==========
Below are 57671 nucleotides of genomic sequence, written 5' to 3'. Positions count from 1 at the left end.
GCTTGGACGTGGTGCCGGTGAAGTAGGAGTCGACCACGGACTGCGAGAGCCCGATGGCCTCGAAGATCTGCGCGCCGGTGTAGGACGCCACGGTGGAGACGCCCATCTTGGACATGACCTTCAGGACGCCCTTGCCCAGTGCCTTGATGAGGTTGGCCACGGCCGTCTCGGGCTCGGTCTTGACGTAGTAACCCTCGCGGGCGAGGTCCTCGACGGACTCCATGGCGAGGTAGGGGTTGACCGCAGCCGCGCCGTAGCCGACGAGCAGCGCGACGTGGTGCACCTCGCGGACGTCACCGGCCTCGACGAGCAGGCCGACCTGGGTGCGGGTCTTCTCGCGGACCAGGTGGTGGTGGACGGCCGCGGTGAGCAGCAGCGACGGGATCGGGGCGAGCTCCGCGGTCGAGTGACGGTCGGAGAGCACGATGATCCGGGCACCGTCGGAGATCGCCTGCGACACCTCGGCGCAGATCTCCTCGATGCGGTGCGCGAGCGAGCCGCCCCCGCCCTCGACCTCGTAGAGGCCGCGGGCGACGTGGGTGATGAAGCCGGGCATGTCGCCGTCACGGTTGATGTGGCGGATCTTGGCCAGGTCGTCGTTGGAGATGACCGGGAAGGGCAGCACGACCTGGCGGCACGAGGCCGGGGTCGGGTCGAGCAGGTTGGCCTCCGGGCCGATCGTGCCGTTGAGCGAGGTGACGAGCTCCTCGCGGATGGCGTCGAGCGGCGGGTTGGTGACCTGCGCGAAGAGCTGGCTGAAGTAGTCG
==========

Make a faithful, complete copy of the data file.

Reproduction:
Below are 57671 nucleotides of genomic sequence, written 5' to 3'. Positions count from 1 at the left end.
GCTTGGACGTGGTGCCGGTGAAGTAGGAGTCGACCACGGACTGCGAGAGCCCGATGGCCTCGAAGATCTGCGCGCCGGTGTAGGACGCCACGGTGGAGACGCCCATCTTGGACATGACCTTCAGGACGCCCTTGCCCAGTGCCTTGATGAGGTTGGCCACGGCCGTCTCGGGCTCGGTCTTGACGTAGTAACCCTCGCGGGCGAGGTCCTCGACGGACTCCATGGCGAGGTAGGGGTTGACCGCAGCCGCGCCGTAGCCGACGAGCAGCGCGACGTGGTGCACCTCGCGGACGTCACCGGCCTCGACGAGCAGGCCGACCTGGGTGCGGGTCTTCTCGCGGACCAGGTGGTGGTGGACGGCCGCGGTGAGCAGCAGCGACGGGATCGGGGCGAGCTCCGCGGTCGAGTGACGGTCGGAGAGCACGATGATCCGGGCACCGTCGGAGATCGCCTGCGACACCTCGGCGCAGATCTCCTCGATGCGGTGCGCGAGCGAGCCGCCCCCGCCCTCGACCTCGTAGAGGCCGCGGGCGACGTGGGTGATGAAGCCGGGCATGTCGCCGTCACGGTTGATGTGGCGGATCTTGGCCAGGTCGTCGTTGGAGATGACCGGGAAGGGCAGCACGACCTGGCGGCACGAGGCCGGGGTCGGGTCGAGCAGGTTGGCCTCCGGGCCGATCGTGCCGTTGAGCGAGGTGACGAGCTCCTCGCGGATGGCGTCGAGCGGCGGGTTGGTGACCTGCGCGAAGAGCTGGCTGAAGTAGTCG